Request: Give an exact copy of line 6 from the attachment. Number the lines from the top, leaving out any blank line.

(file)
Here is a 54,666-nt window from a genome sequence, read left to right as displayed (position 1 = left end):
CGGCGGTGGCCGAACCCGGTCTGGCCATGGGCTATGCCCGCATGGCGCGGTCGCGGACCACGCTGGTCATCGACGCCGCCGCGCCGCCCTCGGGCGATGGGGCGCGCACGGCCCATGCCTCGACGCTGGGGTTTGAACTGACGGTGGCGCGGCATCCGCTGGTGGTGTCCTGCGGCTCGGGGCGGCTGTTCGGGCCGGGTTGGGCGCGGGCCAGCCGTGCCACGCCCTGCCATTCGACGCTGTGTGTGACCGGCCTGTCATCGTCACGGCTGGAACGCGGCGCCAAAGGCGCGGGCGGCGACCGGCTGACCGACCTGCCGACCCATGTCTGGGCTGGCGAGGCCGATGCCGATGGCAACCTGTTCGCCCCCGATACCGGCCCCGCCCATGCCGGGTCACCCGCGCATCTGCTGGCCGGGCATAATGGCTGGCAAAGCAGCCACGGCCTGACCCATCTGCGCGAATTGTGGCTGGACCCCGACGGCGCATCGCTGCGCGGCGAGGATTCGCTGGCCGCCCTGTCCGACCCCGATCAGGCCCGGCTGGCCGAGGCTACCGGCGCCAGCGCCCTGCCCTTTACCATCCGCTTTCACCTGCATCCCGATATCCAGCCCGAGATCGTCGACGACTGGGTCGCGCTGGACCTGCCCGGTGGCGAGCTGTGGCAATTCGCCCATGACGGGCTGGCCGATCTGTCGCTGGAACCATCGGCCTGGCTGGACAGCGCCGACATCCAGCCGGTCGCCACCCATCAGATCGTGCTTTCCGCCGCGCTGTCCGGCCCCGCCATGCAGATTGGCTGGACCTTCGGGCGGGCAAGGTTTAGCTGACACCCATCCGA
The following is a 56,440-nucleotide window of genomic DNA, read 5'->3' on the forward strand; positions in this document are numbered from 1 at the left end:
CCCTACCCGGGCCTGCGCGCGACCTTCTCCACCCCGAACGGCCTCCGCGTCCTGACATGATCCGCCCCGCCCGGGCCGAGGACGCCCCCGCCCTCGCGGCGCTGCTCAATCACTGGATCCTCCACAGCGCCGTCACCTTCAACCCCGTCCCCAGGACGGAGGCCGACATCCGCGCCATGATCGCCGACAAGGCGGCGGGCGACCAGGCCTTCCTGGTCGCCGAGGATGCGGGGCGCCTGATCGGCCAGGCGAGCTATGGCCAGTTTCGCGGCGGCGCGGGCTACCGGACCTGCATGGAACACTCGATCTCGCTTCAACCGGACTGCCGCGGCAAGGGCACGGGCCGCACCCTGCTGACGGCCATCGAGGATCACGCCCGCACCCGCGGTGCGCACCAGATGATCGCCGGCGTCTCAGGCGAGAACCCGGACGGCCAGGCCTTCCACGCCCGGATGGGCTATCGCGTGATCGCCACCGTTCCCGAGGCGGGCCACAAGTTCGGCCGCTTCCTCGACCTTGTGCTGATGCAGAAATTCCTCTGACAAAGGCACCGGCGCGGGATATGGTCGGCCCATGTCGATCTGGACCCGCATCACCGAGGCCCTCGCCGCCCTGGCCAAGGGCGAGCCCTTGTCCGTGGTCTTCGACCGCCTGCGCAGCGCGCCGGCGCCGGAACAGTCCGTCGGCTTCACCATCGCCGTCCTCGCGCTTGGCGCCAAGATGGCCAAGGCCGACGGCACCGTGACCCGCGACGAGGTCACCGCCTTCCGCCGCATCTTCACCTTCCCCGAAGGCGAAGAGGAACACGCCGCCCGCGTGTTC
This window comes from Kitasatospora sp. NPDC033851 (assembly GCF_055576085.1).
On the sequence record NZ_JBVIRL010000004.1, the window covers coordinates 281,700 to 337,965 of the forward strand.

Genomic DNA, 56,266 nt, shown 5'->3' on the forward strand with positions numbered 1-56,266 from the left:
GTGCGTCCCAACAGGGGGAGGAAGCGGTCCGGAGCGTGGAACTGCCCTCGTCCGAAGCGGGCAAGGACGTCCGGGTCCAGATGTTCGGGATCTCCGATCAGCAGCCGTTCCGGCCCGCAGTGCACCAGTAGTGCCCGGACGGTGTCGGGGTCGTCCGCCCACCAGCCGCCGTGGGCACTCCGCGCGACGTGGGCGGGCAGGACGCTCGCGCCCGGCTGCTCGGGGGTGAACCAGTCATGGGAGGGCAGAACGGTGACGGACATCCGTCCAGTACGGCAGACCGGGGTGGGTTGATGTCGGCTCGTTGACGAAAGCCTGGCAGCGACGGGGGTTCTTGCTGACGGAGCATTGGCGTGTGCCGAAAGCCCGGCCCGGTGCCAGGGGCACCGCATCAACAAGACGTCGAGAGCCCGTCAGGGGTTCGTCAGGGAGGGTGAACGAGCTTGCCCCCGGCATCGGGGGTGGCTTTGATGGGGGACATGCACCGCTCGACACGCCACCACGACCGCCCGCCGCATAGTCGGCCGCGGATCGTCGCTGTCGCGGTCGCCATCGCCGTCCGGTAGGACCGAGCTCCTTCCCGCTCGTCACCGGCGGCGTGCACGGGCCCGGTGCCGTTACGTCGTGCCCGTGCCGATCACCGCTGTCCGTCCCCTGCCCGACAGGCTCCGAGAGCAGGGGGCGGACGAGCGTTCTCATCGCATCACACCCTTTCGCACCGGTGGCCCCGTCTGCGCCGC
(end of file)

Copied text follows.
On the sequence record NZ_JBVIRL010000004.1, the window covers coordinates 281,700 to 337,965 of the forward strand.